Fires are burning in Siberia, but Russian invasion could strain firefighting resources

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Fires are breaking out in Siberia this spring, sending smoke across the western United States that has tinted the sky pink.

Some experts worry that Russia has sufficient military resources to put out the fires, especially as fire activity increases in the summer, given its invasion of Ukraine.

This month, forest fires have already appeared in the bogs of the Russian Far East, activating firefighting services. Russia’s Federal Forestry Agency said it extinguished more than 600 fires on 37,000 hectares (about 91,000 acres) across the country last week.

Omsk Oblast was one of the regions with the highest number of extinguished forest fires. Videos from the Siberian Times showed wildfires raging in Omsk and Tyumen oblasts in western Siberia, while satellite data showed multiple fires across the landscape. Some of the fires have been burning for more than a week, even though the lakes are still appear frozen.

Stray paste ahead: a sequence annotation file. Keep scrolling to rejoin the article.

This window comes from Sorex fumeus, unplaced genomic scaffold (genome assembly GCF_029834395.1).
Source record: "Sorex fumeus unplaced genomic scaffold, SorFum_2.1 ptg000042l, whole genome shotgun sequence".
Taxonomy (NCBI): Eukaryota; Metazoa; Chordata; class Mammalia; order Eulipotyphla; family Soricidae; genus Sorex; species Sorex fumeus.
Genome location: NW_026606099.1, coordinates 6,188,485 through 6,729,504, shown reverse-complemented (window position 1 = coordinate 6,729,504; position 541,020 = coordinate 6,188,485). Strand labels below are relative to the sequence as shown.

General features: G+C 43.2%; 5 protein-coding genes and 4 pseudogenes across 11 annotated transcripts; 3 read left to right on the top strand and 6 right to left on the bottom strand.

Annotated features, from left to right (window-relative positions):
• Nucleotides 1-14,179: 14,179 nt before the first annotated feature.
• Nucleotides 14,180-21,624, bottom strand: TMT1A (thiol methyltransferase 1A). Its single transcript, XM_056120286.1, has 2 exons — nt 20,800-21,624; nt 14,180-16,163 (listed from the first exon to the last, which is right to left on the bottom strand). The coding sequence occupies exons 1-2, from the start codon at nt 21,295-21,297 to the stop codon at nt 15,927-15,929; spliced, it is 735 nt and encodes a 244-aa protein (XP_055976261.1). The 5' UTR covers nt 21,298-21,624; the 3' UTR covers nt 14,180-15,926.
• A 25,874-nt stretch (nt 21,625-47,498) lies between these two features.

Smoke from the fires has traveled thousands of miles, reaching the western United States. People have noticed hazier skies, smokier sunsets and reddish tints on the moon—characteristics typically seen during the height of the summer fire season.

The National Weather Service office in Tucson released a Twitter feed tracing the origin of the smoke, which revealed dozens of hot spots detected by satellites on Russia. Smoke from a particularly large fire wrapped in a storm system which crossed the Pacific Ocean and reached the west coast on Saturday. The weather service too wrote that some of the smoke reaching the west coast came from Mongolia and China, while dust from the Gobi Desert could have been mixed in with the smoke.

Fire activity in Siberia has resumed spring in recent years. Forest fires occurred in these oblasts around the same time in 2020. Fires started in late April last year, although the largest groups started burning in the Sahka region of Russian Far East, early May.